What I’ve Learned From Boxing – From Boxing Prospect Eric Priest

Every person has their own story that relates to an experience in their lives. The truth is, every
story teaches us lessons we can share to help other people in our lives. Though no one can tell
you how to live your life, you can pick what worked for others and apply it to yours. With that
being said, some people believe only those with experience can teach them anything. In that
case, there is no one better than undefeated boxing prospect Eric Priest.

Priest is a Korean American professional middleweight boxer from Kansas with a track record of
ambition and excellence. He currently holds a record of 6-0 wins, with 4 of them coming from
knockouts. Priest’s success in boxing began when he was still an amateur boxer. At 18, he was
the winner of the coveted Kansas Golden Glove Championship title.

After that win in 2017, he competed in multiple USA Qualifiers and other events, such as the
Ringside World Championships. Less than 2 years later, he moved to LA to pursue his
childhood dream of becoming a professional boxer. Priest’s determination and excellence were
so evident that after meeting him, world-famous champion trainer Justin Fortune signed on as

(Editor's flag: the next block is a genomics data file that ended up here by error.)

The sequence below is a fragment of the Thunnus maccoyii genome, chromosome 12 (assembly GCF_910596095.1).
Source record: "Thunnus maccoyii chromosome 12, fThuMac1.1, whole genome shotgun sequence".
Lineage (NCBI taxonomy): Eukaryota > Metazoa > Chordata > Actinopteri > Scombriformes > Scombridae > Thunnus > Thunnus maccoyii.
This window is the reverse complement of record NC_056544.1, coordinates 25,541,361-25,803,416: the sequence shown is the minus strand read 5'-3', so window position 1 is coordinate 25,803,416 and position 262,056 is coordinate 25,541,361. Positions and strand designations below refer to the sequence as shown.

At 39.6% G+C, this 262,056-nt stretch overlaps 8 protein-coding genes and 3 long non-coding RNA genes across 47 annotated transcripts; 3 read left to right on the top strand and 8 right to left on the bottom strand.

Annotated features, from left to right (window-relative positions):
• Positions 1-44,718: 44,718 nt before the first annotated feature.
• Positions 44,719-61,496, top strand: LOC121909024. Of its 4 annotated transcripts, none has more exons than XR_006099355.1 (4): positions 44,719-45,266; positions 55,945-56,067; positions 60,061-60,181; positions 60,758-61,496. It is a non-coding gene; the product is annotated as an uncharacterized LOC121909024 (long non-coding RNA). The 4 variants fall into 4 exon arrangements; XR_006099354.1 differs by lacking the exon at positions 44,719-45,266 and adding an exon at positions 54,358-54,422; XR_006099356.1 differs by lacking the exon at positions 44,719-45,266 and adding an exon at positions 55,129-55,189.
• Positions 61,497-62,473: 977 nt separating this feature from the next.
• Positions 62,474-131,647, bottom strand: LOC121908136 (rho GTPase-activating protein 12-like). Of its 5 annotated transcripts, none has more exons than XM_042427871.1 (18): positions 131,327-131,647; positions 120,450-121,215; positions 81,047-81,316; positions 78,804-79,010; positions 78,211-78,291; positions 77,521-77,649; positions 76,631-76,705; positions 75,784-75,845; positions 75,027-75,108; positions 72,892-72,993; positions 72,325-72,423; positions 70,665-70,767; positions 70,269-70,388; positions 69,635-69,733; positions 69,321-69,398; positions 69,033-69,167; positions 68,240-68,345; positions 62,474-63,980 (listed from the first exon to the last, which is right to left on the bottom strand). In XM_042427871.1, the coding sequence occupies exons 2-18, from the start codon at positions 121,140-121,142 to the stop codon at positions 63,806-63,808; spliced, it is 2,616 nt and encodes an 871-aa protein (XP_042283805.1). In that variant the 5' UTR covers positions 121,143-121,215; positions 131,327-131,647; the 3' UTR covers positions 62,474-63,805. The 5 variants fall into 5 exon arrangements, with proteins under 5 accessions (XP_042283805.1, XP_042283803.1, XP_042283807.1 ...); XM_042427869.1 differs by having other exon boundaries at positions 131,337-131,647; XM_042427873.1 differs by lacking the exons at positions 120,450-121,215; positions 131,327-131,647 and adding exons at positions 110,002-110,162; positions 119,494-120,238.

his head coach. This marked the beginning of Priest’s stellar professional boxing career.

Boxing is a physically and emotionally brutal sport, but Priest has continued to shine. He credits
this to several things that are universally applicable. First, he is passionate about his career.
When other kids were fantasizing of grand dreams of becoming the next president or going into
space, Priest was training for combat sports with his dad. At 9 years old, he already knew he
wanted to become a boxer. He has never stopped loving the sport or believing in it.

Priest embraces the challenges he encounters, and that’s his second weapon. As a Korean
American, he has experienced a fair share of discrimination and racism since a young age.
However, instead of letting it get to him, he used the rage the ugly remarks evoked as fuel. It
pushed him harder in the gym and prepared him for his future career. As he now observes,
boxing is 90% mental and 10% physical.

A change of perspective is another lesson we can pick from Priest’s career. For him, the key is
not taking anything personally. Instead of worrying about what people may think about you, he
recommends spending that time on improving your life. Spend more time alone to get to know
yourself and work on your weaknesses. When the time comes, make sure you outwork

The last thing is keeping your eyes on the goal. Priest has kept his eyes on his goals since he
was 10 years old, and he has not stopped planning and training for them. It’s what wakes him
up in the morning and keeps him motivated throughout the day. He firmly believes that anything he sets his mind to can be accomplished.




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I bet you've never met someone that loves ice-cream as much as I do. I like it enough that my friends worry about me, but you know what? I'm as healthy as a horse. It powers me through all my late nights writing these great articles!

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